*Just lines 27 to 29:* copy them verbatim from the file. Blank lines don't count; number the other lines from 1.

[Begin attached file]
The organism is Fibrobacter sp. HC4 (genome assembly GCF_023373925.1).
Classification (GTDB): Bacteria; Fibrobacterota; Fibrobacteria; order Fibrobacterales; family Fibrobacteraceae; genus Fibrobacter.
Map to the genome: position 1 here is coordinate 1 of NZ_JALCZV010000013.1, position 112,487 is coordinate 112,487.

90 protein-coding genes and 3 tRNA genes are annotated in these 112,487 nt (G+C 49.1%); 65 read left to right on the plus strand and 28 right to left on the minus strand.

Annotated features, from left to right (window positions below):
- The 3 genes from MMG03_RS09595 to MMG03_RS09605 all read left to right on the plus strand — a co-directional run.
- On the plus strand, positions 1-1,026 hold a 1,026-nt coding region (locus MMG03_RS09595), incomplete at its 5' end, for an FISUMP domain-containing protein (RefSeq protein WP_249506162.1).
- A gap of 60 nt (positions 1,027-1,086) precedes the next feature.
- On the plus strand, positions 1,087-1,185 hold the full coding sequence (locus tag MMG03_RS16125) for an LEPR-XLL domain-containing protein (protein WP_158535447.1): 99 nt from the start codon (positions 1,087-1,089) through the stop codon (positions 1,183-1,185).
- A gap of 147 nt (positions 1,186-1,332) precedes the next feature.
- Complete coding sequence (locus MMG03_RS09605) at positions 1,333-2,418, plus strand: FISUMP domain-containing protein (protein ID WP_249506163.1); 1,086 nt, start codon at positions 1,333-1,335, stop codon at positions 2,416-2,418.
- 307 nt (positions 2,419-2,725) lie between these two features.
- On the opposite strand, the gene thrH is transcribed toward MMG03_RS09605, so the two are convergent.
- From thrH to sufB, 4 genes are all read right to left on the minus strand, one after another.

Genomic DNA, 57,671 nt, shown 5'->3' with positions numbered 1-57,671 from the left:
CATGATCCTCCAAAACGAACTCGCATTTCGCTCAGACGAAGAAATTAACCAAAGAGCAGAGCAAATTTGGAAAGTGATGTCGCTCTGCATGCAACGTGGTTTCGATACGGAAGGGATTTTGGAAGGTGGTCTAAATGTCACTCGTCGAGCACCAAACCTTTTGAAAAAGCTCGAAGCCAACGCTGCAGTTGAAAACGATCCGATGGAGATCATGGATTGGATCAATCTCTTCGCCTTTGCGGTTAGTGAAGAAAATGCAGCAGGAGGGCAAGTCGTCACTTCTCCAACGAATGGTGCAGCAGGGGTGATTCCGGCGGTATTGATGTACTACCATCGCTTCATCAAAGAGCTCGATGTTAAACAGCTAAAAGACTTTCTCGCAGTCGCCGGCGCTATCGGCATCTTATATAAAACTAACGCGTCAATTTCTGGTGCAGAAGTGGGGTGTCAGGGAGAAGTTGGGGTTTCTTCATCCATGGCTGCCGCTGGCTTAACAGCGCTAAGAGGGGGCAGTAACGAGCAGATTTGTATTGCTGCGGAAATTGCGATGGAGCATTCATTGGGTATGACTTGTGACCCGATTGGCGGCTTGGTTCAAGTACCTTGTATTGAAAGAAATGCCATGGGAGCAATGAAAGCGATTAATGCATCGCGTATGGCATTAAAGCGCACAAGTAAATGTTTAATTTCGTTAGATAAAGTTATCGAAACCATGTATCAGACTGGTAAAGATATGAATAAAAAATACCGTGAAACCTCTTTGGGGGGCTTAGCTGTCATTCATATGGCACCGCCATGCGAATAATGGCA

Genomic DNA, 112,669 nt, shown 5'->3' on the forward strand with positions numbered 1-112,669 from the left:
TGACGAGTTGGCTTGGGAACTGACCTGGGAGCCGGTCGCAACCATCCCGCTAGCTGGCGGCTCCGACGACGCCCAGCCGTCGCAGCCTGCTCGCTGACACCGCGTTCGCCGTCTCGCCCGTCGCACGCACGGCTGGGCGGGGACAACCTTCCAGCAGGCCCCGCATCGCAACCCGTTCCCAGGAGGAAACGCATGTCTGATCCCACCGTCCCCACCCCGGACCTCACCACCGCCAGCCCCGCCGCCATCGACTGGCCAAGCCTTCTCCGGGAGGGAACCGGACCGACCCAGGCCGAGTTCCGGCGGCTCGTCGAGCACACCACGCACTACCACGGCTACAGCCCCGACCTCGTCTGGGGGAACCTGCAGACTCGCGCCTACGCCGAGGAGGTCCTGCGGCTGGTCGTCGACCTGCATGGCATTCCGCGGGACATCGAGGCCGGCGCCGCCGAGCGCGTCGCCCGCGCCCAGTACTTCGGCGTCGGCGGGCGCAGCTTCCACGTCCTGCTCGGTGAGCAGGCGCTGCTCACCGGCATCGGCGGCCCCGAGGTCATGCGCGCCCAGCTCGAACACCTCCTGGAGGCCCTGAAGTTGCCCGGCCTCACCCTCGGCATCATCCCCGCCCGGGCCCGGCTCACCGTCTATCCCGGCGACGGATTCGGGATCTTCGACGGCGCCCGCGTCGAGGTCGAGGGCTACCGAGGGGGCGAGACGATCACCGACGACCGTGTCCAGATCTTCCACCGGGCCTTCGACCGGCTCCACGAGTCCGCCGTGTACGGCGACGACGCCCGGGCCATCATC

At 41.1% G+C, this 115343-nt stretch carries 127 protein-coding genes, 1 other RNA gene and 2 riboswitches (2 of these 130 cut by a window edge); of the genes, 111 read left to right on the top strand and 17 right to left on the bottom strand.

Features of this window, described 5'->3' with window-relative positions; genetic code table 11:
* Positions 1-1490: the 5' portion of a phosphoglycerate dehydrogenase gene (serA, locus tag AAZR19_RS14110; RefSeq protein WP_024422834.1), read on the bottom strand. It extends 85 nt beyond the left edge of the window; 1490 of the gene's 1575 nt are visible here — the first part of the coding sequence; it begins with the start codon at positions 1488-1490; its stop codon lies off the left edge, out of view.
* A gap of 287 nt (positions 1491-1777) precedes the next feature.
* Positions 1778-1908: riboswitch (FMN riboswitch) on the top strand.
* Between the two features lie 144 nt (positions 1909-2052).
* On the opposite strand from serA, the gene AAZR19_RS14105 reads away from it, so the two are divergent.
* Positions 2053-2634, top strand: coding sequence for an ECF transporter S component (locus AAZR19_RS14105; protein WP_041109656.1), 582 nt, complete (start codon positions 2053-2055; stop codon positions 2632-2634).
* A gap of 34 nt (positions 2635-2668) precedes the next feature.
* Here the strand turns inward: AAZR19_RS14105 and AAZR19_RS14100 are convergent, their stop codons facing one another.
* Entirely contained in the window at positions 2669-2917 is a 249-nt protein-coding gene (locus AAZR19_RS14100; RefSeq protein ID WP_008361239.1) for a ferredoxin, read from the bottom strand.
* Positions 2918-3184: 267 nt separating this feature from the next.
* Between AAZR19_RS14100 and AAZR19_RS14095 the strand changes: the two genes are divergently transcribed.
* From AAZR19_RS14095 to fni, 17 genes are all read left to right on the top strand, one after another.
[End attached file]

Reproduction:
* A gap of 34 nt (positions 2635-2668) precedes the next feature.
* Here the strand turns inward: AAZR19_RS14105 and AAZR19_RS14100 are convergent, their stop codons facing one another.
* Entirely contained in the window at positions 2669-2917 is a 249-nt protein-coding gene (locus AAZR19_RS14100; RefSeq protein ID WP_008361239.1) for a ferredoxin, read from the bottom strand.